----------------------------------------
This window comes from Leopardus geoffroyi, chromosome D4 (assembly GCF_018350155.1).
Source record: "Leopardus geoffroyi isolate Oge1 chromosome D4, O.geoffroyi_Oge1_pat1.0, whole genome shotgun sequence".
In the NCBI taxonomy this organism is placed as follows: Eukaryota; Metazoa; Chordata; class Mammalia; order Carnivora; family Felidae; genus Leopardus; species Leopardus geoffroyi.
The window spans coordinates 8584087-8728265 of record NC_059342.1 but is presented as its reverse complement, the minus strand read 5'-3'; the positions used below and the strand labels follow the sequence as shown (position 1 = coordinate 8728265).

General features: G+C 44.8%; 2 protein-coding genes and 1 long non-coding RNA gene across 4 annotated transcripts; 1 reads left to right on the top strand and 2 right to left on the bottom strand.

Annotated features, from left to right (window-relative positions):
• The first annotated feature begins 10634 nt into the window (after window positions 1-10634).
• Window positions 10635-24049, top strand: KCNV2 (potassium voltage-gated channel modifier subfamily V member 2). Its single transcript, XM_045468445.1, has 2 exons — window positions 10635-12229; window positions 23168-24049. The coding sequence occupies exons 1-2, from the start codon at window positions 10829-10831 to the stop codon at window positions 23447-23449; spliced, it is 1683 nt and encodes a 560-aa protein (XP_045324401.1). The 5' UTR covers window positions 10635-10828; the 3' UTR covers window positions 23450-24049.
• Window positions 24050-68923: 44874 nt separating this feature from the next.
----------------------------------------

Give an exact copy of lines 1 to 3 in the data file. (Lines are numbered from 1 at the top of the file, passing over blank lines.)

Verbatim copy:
This window comes from Leopardus geoffroyi, chromosome D4 (assembly GCF_018350155.1).
Source record: "Leopardus geoffroyi isolate Oge1 chromosome D4, O.geoffroyi_Oge1_pat1.0, whole genome shotgun sequence".
In the NCBI taxonomy this organism is placed as follows: Eukaryota; Metazoa; Chordata; class Mammalia; order Carnivora; family Felidae; genus Leopardus; species Leopardus geoffroyi.